The New York Daily News reports that Hemant Megnath's New York criminal defense attorney, Todd Greenberg, will have to challenge the science behind "touch" DNA. This controversial method of obtaining DNA samples has been deemed admissible in his client's murder trial.
Supreme Court Justice Robert Hanophy was the first judge in the nation to approve the method, which would allow any DNA that was discovered through this practice to be seen as evidence during the trial.
Touch DNA testing is described by the Denver Post as a process in which "investigators extract samples from only a few cells left behind by a person who briefly touched an object, such as clothing." This is different from the more common form of DNA testing because the investigators do not rely on a stain to choose where to take the sample from. In addition to the more obvious places to seek out DNA sample, touch DNA allows the investigator to have other places scraped for DNA. For example, in the murder case of JonBenet Ramsey, the investigators tested the area on JonBenet's long johns where a person would have held them to pull them down. They were able to conclude that their method was sound when the DNA found there matched additional DNA evidence.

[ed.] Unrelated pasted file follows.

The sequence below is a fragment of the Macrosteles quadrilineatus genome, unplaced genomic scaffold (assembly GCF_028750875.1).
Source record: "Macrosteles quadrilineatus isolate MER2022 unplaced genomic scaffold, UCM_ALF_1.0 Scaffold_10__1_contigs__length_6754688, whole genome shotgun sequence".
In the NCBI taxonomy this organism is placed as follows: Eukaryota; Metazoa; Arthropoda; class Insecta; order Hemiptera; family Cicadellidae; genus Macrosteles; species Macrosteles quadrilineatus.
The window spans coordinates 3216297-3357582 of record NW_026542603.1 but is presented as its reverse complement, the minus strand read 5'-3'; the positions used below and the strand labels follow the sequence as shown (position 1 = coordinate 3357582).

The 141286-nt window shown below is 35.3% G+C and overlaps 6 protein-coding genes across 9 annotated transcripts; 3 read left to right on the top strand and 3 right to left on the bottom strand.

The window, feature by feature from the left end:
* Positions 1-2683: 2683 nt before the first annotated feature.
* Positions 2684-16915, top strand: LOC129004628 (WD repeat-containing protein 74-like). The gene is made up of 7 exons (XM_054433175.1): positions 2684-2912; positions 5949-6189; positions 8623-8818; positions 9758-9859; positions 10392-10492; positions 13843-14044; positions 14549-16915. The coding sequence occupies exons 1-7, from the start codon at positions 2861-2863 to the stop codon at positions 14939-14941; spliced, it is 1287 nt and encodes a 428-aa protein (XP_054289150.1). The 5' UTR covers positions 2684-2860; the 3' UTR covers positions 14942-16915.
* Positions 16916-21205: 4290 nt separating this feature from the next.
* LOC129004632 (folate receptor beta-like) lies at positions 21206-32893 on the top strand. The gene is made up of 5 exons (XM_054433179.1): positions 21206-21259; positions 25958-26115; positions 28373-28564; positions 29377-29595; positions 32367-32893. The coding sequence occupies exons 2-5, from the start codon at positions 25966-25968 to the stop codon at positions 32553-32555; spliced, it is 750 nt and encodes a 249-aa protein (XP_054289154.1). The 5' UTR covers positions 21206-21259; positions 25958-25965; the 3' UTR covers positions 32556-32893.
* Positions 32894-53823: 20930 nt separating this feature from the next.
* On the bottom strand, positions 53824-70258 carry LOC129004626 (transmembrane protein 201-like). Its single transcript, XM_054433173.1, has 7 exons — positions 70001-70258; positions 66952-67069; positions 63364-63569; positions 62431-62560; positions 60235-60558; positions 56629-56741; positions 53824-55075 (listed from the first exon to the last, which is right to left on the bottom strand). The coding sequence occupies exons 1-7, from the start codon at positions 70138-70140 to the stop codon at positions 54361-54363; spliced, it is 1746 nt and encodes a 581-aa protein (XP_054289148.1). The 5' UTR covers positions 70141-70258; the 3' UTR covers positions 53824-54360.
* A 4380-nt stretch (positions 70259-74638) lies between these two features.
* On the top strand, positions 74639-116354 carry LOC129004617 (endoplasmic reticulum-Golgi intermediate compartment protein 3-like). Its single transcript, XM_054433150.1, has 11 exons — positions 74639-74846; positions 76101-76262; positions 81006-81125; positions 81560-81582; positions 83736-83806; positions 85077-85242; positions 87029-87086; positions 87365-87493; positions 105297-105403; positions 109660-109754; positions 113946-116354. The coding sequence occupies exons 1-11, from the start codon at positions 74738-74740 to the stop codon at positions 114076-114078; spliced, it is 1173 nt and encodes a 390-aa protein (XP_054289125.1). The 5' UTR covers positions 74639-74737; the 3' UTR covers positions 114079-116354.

USA Today reports that while this method can open up a cold case, by offering the potential for new DNA evidence, touch DNA is still a relatively new practice. The New York Daily News reports that one of the flaws that opponents see in touch DNA is that by taking such small samples and magnifying them, they become distorted. Based on the outcome of this trial, more New York criminal defense attorneys may have to consider this method of collecting evidence.
By allowing this, a small spot of blood will be used as evidence in the trial that allegedly links Mr. Megnath to the inside of the victim's car.